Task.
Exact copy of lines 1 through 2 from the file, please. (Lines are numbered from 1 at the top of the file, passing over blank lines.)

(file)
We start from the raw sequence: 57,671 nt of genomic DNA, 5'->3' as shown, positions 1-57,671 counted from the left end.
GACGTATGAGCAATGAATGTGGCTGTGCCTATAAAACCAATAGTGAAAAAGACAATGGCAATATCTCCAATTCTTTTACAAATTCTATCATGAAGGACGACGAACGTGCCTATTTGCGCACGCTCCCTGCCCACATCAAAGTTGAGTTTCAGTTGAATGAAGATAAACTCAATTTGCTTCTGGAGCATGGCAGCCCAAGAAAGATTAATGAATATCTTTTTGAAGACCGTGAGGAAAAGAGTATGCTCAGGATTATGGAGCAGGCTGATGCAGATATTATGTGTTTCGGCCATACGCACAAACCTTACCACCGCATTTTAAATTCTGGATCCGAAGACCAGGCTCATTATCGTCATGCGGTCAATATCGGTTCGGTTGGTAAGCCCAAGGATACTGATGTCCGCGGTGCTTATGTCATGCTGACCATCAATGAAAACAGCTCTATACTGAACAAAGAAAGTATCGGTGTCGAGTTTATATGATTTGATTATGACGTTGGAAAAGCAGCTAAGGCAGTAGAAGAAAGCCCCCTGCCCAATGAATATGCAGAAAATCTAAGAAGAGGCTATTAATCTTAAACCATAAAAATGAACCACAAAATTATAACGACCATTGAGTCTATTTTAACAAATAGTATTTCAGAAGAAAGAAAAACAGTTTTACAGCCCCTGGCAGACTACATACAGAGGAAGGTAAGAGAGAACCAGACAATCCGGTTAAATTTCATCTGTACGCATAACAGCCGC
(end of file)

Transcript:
We start from the raw sequence: 57,671 nt of genomic DNA, 5'->3' as shown, positions 1-57,671 counted from the left end.
GACGTATGAGCAATGAATGTGGCTGTGCCTATAAAACCAATAGTGAAAAAGACAATGGCAATATCTCCAATTCTTTTACAAATTCTATCATGAAGGACGACGAACGTGCCTATTTGCGCACGCTCCCTGCCCACATCAAAGTTGAGTTTCAGTTGAATGAAGATAAACTCAATTTGCTTCTGGAGCATGGCAGCCCAAGAAAGATTAATGAATATCTTTTTGAAGACCGTGAGGAAAAGAGTATGCTCAGGATTATGGAGCAGGCTGATGCAGATATTATGTGTTTCGGCCATACGCACAAACCTTACCACCGCATTTTAAATTCTGGATCCGAAGACCAGGCTCATTATCGTCATGCGGTCAATATCGGTTCGGTTGGTAAGCCCAAGGATACTGATGTCCGCGGTGCTTATGTCATGCTGACCATCAATGAAAACAGCTCTATACTGAACAAAGAAAGTATCGGTGTCGAGTTTATATGATTTGATTATGACGTTGGAAAAGCAGCTAAGGCAGTAGAAGAAAGCCCCCTGCCCAATGAATATGCAGAAAATCTAAGAAGAGGCTATTAATCTTAAACCATAAAAATGAACCACAAAATTATAACGACCATTGAGTCTATTTTAACAAATAGTATTTCAGAAGAAAGAAAAACAGTTTTACAGCCCCTGGCAGACTACATACAGAGGAAGGTAAGAGAGAACCAGACAATCCGGTTAAATTTCATCTGTACGCATAACAGCCGC